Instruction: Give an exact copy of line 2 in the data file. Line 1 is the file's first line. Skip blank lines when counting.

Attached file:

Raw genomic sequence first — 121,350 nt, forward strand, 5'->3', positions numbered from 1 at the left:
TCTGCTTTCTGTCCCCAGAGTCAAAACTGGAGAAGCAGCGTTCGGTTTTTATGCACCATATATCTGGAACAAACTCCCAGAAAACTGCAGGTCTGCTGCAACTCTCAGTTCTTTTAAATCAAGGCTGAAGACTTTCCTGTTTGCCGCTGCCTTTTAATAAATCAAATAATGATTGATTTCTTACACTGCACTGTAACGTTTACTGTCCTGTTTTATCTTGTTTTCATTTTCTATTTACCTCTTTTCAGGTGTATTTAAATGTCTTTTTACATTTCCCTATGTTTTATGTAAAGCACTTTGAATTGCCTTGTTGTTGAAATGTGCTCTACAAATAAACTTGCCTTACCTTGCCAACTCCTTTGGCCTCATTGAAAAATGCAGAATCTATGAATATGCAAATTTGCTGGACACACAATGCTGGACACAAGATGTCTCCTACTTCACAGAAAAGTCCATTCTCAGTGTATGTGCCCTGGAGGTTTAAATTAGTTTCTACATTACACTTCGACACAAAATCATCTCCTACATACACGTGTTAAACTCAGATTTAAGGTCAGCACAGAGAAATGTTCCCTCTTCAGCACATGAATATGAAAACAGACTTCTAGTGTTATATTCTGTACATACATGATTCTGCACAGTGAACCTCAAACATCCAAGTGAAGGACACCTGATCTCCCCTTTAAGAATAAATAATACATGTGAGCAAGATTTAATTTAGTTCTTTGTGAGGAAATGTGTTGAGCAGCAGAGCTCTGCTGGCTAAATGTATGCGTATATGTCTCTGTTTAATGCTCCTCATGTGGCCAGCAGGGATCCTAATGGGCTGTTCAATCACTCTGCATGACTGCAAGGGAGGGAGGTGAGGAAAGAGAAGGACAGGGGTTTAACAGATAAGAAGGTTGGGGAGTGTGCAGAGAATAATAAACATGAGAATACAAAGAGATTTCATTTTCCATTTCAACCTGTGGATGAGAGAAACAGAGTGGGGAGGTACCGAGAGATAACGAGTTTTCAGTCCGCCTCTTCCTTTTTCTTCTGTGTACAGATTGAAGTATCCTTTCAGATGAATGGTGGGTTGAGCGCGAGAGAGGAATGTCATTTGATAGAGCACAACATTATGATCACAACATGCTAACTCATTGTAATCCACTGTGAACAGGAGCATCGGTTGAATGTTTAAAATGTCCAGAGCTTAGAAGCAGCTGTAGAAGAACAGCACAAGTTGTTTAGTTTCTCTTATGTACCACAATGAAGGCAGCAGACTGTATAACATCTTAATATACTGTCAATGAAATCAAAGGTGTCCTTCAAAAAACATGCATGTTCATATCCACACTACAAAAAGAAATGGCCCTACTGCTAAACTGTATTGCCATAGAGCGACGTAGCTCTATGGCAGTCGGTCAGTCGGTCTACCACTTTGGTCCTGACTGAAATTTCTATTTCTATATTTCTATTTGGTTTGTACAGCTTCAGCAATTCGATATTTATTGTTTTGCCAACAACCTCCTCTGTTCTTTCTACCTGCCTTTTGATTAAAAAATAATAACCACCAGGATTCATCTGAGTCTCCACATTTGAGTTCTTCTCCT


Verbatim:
TCTGCTTTCTGTCCCCAGAGTCAAAACTGGAGAAGCAGCGTTCGGTTTTTATGCACCATATATCTGGAACAAACTCCCAGAAAACTGCAGGTCTGCTGCAACTCTCAGTTCTTTTAAATCAAGGCTGAAGACTTTCCTGTTTGCCGCTGCCTTTTAATAAATCAAATAATGATTGATTTCTTACACTGCACTGTAACGTTTACTGTCCTGTTTTATCTTGTTTTCATTTTCTATTTACCTCTTTTCAGGTGTATTTAAATGTCTTTTTACATTTCCCTATGTTTTATGTAAAGCACTTTGAATTGCCTTGTTGTTGAAATGTGCTCTACAAATAAACTTGCCTTACCTTGCCAACTCCTTTGGCCTCATTGAAAAATGCAGAATCTATGAATATGCAAATTTGCTGGACACACAATGCTGGACACAAGATGTCTCCTACTTCACAGAAAAGTCCATTCTCAGTGTATGTGCCCTGGAGGTTTAAATTAGTTTCTACATTACACTTCGACACAAAATCATCTCCTACATACACGTGTTAAACTCAGATTTAAGGTCAGCACAGAGAAATGTTCCCTCTTCAGCACATGAATATGAAAACAGACTTCTAGTGTTATATTCTGTACATACATGATTCTGCACAGTGAACCTCAAACATCCAAGTGAAGGACACCTGATCTCCCCTTTAAGAATAAATAATACATGTGAGCAAGATTTAATTTAGTTCTTTGTGAGGAAATGTGTTGAGCAGCAGAGCTCTGCTGGCTAAATGTATGCGTATATGTCTCTGTTTAATGCTCCTCATGTGGCCAGCAGGGATCCTAATGGGCTGTTCAATCACTCTGCATGACTGCAAGGGAGGGAGGTGAGGAAAGAGAAGGACAGGGGTTTAACAGATAAGAAGGTTGGGGAGTGTGCAGAGAATAATAAACATGAGAATACAAAGAGATTTCATTTTCCATTTCAACCTGTGGATGAGAGAAACAGAGTGGGGAGGTACCGAGAGATAACGAGTTTTCAGTCCGCCTCTTCCTTTTTCTTCTGTGTACAGATTGAAGTATCCTTTCAGATGAATGGTGGGTTGAGCGCGAGAGAGGAATGTCATTTGATAGAGCACAACATTATGATCACAACATGCTAACTCATTGTAATCCACTGTGAACAGGAGCATCGGTTGAATGTTTAAAATGTCCAGAGCTTAGAAGCAGCTGTAGAAGAACAGCACAAGTTGTTTAGTTTCTCTTATGTACCACAATGAAGGCAGCAGACTGTATAACATCTTAATATACTGTCAATGAAATCAAAGGTGTCCTTCAAAAAACATGCATGTTCATATCCACACTACAAAAAGAAATGGCCCTACTGCTAAACTGTATTGCCATAGAGCGACGTAGCTCTATGGCAGTCGGTCAGTCGGTCTACCACTTTGGTCCTGACTGAAATTTCTATTTCTATATTTCTATTTGGTTTGTACAGCTTCAGCAATTCGATATTTATTGTTTTGCCAACAACCTCCTCTGTTCTTTCTACCTGCCTTTTGATTAAAAAATAATAACCACCAGGATTCATCTGAGTCTCCACATTTGAGTTCTTCTCCT